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May: I can reach Brexit deal that parliament could back

London, Tuesday

Prime Minister Theresa May said Tuesday she believed she could reach a Brexit deal that parliament could support, allowing Britain to leave the European Union on March 29.

In a statement to parliament to update lawmakers on her negotiations with the EU to secure changes to the Brexit deal, May said again she did not see a customs union as proposed by the opposition Labour Party as the way to secure agreement.

“The talks are at a crucial stage and we now all need to hold our nerve to get the changes this House requires and deliver Brexit on time,” she said.

“By getting the changes we need to the backstop; by protecting and enhancing workers’ rights and environmental protections and by enhancing the role of parliament in the next phase of negotiations, I believe we can reach a deal that this House can support.”

May is seeking changes to the deal she agreed with the bloc last year, after lawmakers rejected it largely due to concerns over an insurance policy aimed at avoiding the return of border controls on the island of Ireland.

Critics say the border control policy could leave Britain subject to EU rules for years or even indefinitely after leaving the bloc.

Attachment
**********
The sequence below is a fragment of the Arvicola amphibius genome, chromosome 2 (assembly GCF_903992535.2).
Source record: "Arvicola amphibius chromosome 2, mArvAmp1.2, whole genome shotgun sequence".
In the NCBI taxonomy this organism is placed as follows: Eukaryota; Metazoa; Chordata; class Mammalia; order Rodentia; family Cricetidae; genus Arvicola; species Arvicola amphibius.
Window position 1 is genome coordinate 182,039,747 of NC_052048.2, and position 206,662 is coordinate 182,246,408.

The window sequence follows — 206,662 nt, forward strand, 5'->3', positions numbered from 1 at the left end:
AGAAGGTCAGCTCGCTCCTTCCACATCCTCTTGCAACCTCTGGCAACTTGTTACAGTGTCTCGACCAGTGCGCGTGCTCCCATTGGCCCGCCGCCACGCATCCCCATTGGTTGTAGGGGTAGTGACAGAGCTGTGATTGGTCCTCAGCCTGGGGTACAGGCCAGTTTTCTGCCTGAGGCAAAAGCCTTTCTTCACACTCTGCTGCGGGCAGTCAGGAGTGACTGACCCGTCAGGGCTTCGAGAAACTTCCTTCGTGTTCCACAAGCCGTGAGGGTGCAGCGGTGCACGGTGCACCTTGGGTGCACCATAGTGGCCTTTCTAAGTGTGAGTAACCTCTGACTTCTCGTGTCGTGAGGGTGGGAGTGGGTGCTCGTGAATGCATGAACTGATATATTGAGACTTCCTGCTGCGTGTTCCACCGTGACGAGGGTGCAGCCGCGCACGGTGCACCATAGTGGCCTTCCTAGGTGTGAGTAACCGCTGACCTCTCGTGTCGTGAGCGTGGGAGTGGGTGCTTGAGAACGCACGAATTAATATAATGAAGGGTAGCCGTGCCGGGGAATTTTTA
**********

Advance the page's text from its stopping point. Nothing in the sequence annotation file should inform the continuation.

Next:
Border controls

The EU says the backstop is vital to avoiding the return of border controls in Ireland and has refused to reopen the Brexit divorce deal, though May (pictured) insists she can get legally binding changes to replace the most contentious parts of the backstop.

European Union Brexit negotiator Michel Barnier said on Monday the bloc would agree to tweak the political declaration on EU-UK ties after Brexit that forms part of the package, to reflect a plan for a closer future relationship that could obviate the need for the contentious backstop.

“It’s clear from our side that we are not going to reopen the withdrawal agreement but we will continue our discussion in the coming days,” Barnier said. The leader of the House of Commons, Andrea Leadsom, said lawmakers would back May’s deal if there were assurances the backstop was time-limited ally, suggesting the deal itself did not need to be renegotiated.  – Reuters

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